Applied Ecosystem Services, LLC

  1. Aquatic biota and water quality

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    Regulatory and resource agencies sometimes require collection of benthic macroinvertebrates and/or fish for baseline data or permit compliance. It is too common for them to not know what they will do with the data. Correctly analyzing and interpreting these data yields valuable information that operators and regulators can use to make well-informed decisions regarding Clean Water Act compliance. Aquatic biotic communities reflect ambient water quality conditions much better than do chemical concentrations.
  2. Aquatic Life Water Quality Standard

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    The EPA, and many state regulators, consider aquatic life to be the highest designated beneficial use of water. Closely related to this water quality standard is “fishable and swimmable”. The latter is easier to define and to assess attainment: if fish are present all water quality variables suit their needs; when there are no human parasites or known toxic chemicals water quality is swimmable. The aquatic life water quality standard is not as easy to define and measure.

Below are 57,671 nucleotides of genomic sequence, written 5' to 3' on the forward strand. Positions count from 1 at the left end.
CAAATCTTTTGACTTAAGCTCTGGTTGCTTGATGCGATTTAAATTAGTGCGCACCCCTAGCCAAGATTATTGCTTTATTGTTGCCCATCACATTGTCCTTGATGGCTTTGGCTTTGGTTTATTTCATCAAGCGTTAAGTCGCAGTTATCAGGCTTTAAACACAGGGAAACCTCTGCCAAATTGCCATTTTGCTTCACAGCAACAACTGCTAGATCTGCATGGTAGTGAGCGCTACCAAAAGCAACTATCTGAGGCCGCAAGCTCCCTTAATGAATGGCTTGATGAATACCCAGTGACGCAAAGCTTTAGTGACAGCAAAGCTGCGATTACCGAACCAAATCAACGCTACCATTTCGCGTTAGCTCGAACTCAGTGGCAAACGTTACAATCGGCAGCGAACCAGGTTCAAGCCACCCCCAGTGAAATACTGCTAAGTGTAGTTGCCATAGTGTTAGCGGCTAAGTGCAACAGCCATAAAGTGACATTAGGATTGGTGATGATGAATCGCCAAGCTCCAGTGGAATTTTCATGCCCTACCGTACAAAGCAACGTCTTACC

3. Aquatic toxins

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    Inorganic metals and organic toxic chemicals in water, sediments, soils, or rocks concern everyone. Most people are seriously concerned with toxins that effect human and environmental health. A major characteristic of toxic geochemicals is that they tend to occur at very low concentrations; many times not being detected or quantified at all by the analytical chemical lab. These non-detected (or censored) results too often are mis-handled by ignoring them or substituting some arbitrary number in their stead.